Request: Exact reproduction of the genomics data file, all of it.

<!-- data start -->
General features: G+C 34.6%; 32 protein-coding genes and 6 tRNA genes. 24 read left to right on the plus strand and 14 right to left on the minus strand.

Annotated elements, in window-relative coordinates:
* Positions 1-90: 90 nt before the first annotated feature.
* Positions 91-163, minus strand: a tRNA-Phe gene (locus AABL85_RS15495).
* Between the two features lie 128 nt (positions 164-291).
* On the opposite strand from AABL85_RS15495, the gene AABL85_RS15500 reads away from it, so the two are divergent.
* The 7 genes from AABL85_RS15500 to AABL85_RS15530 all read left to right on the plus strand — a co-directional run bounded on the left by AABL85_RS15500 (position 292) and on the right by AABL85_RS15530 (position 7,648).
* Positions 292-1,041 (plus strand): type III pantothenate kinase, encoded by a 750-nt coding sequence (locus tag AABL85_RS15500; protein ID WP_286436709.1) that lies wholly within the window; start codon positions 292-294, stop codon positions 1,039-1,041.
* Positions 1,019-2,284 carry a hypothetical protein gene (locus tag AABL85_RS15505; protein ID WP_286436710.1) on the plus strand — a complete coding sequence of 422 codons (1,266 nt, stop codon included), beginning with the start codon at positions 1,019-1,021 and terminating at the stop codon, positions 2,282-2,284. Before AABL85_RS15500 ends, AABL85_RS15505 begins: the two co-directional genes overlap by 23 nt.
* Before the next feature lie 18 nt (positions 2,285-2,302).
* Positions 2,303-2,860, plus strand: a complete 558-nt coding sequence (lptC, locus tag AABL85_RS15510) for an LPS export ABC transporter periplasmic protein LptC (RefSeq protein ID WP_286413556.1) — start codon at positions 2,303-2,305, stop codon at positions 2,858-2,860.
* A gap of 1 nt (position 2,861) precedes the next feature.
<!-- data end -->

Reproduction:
General features: G+C 34.6%; 32 protein-coding genes and 6 tRNA genes. 24 read left to right on the plus strand and 14 right to left on the minus strand.

Annotated elements, in window-relative coordinates:
* Positions 1-90: 90 nt before the first annotated feature.
* Positions 91-163, minus strand: a tRNA-Phe gene (locus AABL85_RS15495).
* Between the two features lie 128 nt (positions 164-291).
* On the opposite strand from AABL85_RS15495, the gene AABL85_RS15500 reads away from it, so the two are divergent.
* The 7 genes from AABL85_RS15500 to AABL85_RS15530 all read left to right on the plus strand — a co-directional run bounded on the left by AABL85_RS15500 (position 292) and on the right by AABL85_RS15530 (position 7,648).
* Positions 292-1,041 (plus strand): type III pantothenate kinase, encoded by a 750-nt coding sequence (locus tag AABL85_RS15500; protein ID WP_286436709.1) that lies wholly within the window; start codon positions 292-294, stop codon positions 1,039-1,041.
* Positions 1,019-2,284 carry a hypothetical protein gene (locus tag AABL85_RS15505; protein ID WP_286436710.1) on the plus strand — a complete coding sequence of 422 codons (1,266 nt, stop codon included), beginning with the start codon at positions 1,019-1,021 and terminating at the stop codon, positions 2,282-2,284. Before AABL85_RS15500 ends, AABL85_RS15505 begins: the two co-directional genes overlap by 23 nt.
* Before the next feature lie 18 nt (positions 2,285-2,302).
* Positions 2,303-2,860, plus strand: a complete 558-nt coding sequence (lptC, locus tag AABL85_RS15510) for an LPS export ABC transporter periplasmic protein LptC (RefSeq protein ID WP_286413556.1) — start codon at positions 2,303-2,305, stop codon at positions 2,858-2,860.
* A gap of 1 nt (position 2,861) precedes the next feature.